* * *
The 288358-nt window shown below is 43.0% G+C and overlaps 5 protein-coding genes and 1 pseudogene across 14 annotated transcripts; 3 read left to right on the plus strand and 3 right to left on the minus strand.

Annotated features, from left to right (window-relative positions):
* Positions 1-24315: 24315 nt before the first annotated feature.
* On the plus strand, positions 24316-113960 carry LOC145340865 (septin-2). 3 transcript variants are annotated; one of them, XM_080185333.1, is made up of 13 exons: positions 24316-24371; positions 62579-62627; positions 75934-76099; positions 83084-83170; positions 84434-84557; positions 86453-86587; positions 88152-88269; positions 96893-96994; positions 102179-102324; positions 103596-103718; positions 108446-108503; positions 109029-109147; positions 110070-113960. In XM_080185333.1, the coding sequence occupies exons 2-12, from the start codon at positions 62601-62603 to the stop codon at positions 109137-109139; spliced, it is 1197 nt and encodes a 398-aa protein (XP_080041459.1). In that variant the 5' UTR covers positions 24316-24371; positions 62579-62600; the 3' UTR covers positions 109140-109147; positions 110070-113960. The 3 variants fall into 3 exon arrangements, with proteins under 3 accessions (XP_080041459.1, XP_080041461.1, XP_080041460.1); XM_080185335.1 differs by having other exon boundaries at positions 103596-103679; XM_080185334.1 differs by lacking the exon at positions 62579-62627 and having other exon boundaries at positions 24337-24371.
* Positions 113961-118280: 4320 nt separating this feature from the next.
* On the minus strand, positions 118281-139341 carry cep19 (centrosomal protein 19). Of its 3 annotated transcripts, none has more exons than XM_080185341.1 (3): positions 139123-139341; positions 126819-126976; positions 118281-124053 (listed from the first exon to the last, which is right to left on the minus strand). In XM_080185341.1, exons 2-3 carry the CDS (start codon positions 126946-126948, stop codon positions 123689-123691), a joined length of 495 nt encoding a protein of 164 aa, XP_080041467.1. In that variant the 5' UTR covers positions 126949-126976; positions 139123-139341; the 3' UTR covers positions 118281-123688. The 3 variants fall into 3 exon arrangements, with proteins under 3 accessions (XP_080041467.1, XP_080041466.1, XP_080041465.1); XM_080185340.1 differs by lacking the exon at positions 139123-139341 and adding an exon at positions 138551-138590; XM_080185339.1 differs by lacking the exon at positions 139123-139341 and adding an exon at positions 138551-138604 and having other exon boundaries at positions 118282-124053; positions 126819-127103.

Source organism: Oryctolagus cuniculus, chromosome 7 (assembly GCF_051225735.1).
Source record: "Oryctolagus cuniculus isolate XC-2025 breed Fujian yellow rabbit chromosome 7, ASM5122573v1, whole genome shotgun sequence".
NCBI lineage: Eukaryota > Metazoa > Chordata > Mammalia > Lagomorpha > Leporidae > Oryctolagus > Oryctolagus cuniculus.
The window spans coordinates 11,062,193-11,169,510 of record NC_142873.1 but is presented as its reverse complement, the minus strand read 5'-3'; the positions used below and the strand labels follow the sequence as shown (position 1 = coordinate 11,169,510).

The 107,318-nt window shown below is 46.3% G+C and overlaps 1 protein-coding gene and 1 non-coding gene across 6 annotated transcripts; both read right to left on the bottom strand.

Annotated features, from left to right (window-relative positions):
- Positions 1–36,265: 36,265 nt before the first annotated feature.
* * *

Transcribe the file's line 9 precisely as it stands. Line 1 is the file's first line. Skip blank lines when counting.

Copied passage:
NCBI lineage: Eukaryota > Metazoa > Chordata > Mammalia > Lagomorpha > Leporidae > Oryctolagus > Oryctolagus cuniculus.